Presence and consequence of tooth periapical radiolucency in patients with cirrhosis
Authors Grønkjær L, Holmstrup P, Schou S, Schwartz K, Kongstad J, Jepsen P, Vilstrup H
Received 26 May 2016
Accepted for publication 15 July 2016
Published 13 September 2016 Volume 2016:8 Pages 97—103
Checked for plagiarism Yes
Review by Single-blind
Peer reviewers approved by Dr Colin Mak
Peer reviewer comments 3
Editor who approved publication: Dr Gerry Lake-Bakaar
Lea Ladegaard Grønkjær,1 Palle Holmstrup,2 Søren Schou,3 Kristoffer Schwartz,4 Johanne Kongstad,2 Peter Jepsen,1,5 Hendrik Vilstrup1
1Department of Hepatology and Gastroenterology, Aarhus University Hospital, Aarhus, 2Section of Periodontology, Microbiology, and Community Dentistry, Department of Odontology, Faculty of Health and Medical Sciences, 3Section for Oral and Maxillofacial Surgery, Department of Odontology, Faculty of Health and Medical Sciences, University of Copenhagen, Copenhagen, 4Department of Oral and Maxillofacial Surgery, 5Department of Clinical Epidemiology, Aarhus University Hospital, Aarhus, Denmark
Background: Periapical radiolucency is the radiographic sign of inflammatory bone lesions around the apex of the tooth. We determined the prevalence and predictors of periapical radiolucency in patients with cirrhosis and the association with systemic inflammation status and cirrhosis-related complications.
Methods: A total of 110 cirrhosis patients were consecutively enrolled. Periapical radiolucency was defined as the presence of radiolucency or widening of the periapical periodontal ligament space to more than twice the normal width. Predictors of periapical radiolucency and the association with systemic inflammation markers and cirrhosis-related complications were explored by univariable and multivariable logistic regression analyses.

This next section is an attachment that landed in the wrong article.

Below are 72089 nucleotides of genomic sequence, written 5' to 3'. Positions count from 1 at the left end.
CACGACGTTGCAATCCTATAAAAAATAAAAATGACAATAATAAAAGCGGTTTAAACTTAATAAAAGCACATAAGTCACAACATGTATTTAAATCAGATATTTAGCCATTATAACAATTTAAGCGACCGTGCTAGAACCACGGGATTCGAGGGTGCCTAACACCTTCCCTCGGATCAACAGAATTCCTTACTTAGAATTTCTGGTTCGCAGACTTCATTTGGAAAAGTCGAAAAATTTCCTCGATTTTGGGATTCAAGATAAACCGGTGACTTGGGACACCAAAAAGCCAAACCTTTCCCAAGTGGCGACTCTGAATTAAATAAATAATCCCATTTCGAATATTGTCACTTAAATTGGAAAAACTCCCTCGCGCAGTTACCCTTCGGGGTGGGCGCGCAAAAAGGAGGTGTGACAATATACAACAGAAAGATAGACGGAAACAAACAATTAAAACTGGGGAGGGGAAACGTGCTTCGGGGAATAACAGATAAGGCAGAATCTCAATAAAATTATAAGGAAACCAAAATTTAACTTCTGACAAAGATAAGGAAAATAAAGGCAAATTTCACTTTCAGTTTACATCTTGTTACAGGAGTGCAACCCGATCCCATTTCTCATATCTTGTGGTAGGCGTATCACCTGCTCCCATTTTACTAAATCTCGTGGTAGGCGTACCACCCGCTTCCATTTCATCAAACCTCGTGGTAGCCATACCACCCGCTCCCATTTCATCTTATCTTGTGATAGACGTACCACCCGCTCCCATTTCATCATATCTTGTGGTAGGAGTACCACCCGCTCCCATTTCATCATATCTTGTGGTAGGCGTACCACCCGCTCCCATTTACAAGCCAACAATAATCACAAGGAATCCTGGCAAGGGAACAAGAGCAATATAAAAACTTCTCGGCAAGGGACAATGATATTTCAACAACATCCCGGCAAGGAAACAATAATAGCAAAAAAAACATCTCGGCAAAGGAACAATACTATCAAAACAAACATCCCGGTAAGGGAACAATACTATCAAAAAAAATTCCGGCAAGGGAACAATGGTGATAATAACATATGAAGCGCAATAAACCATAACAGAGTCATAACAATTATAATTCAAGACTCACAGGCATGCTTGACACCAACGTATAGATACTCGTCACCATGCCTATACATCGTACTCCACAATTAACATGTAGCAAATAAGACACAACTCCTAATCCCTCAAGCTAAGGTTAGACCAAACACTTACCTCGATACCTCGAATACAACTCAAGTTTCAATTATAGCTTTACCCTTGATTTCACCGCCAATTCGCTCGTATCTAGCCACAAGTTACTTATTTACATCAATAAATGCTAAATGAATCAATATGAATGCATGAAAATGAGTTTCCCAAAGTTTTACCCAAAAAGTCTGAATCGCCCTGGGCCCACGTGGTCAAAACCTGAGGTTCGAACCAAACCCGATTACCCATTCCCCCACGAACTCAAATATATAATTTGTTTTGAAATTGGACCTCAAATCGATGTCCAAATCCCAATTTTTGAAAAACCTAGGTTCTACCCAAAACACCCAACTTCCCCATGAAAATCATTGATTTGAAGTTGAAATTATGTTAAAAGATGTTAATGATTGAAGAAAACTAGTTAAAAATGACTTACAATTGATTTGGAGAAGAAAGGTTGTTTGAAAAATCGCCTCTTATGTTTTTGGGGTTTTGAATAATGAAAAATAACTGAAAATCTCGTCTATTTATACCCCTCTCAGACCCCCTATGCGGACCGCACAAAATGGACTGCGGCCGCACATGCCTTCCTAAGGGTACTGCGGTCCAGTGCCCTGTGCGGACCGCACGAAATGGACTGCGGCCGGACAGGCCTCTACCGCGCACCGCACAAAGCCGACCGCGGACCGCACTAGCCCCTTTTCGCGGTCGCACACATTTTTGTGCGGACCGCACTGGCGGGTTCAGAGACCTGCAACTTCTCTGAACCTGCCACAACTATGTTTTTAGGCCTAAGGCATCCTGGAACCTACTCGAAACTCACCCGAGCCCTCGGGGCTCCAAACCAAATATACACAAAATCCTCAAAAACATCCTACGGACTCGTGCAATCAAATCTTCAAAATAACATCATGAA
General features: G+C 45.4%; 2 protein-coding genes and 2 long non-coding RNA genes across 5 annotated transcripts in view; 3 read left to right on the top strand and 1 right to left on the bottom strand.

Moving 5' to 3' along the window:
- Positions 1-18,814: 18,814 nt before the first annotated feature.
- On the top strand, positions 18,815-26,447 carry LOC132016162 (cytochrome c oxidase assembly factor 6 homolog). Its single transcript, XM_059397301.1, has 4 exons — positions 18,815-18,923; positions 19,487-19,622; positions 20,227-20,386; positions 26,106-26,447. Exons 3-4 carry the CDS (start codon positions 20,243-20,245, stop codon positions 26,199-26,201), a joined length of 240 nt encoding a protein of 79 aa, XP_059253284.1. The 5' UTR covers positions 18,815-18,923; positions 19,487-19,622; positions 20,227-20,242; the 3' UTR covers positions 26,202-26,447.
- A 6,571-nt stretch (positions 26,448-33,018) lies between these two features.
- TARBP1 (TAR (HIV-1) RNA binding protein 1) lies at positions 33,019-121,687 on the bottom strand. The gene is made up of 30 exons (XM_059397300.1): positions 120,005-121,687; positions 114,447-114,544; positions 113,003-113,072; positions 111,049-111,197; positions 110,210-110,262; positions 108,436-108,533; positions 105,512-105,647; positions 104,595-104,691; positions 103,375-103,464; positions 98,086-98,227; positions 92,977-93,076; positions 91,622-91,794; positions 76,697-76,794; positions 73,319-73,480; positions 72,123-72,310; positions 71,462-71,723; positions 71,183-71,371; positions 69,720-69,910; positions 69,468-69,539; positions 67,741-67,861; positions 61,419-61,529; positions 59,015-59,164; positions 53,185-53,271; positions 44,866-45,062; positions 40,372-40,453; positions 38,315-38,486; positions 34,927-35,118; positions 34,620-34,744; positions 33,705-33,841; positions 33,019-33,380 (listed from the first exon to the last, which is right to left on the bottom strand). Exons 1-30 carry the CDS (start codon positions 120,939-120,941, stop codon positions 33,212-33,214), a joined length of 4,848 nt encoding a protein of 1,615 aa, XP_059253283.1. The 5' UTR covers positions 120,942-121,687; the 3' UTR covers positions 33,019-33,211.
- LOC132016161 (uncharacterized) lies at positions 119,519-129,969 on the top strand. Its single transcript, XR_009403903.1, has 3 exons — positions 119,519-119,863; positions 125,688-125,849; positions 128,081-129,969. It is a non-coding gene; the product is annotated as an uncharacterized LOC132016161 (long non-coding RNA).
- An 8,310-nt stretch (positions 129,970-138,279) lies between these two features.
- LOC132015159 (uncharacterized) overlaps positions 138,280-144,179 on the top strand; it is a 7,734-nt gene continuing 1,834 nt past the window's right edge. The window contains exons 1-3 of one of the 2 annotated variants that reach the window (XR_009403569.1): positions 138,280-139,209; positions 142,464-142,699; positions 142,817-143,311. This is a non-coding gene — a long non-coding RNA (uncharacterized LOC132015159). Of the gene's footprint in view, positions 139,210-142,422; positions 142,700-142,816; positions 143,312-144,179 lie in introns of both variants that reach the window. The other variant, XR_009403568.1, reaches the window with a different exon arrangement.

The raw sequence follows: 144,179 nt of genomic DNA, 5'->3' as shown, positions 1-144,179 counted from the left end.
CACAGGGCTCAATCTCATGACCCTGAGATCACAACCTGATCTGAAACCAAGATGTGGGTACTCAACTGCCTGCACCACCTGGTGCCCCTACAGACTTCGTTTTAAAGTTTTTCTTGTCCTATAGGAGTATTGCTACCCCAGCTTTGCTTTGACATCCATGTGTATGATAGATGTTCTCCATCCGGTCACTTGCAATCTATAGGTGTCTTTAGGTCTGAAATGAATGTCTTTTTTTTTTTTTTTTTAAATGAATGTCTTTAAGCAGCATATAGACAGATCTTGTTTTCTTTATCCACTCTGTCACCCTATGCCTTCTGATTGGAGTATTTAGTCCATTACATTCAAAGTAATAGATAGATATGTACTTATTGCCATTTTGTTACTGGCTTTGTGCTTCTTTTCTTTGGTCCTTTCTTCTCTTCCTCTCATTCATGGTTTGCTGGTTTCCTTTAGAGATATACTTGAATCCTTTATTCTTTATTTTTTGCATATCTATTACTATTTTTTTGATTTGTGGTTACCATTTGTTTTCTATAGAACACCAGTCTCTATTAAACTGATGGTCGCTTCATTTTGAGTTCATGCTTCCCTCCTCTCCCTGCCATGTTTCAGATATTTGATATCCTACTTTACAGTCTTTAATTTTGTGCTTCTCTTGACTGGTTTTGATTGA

Results: Periapical radiolucency was present in one or more teeth in 46% of the patients. Strong predictors were gross caries (odds ratio [OR] 3.12, 95% confidence interval [CI] 1.43–6.79) and severe periodontitis (OR 3.98, 95% CI 1.04–15.20). Also old age (OR 1.10, 95% CI 1.01–1.19) and smoking (OR 3.24, 95% CI 1.02–17.62) were predictors. However, cirrhosis etiology (alcoholic vs nonalcoholic) or severity (Model of End-Stage Liver Disease score) were not predictors. The patients with periapical radiolucency had higher C-reactive protein (15.8 mg/L vs 8.1 mg/L, P=0.02) and lower albumin contents (25 g/L vs 28 g/L, P=0.04) than those without. Furthermore, the patients with periapical radiolucency had a higher prevalence of cirrhosis-related complications such as ascites, hepatic encephalopathy, and/or variceal bleeding (46% vs 27%, P=0.05).
Conclusion: Periapical radiolucency is often present as an element of poor oral health status and likely has an adverse clinical significance, which should motivate diagnostic and clinical attention to the findings.
Keywords: apical periodontitis, cirrhosis, C-reactive protein, inflammation status, MELD score, periapical radiolucency
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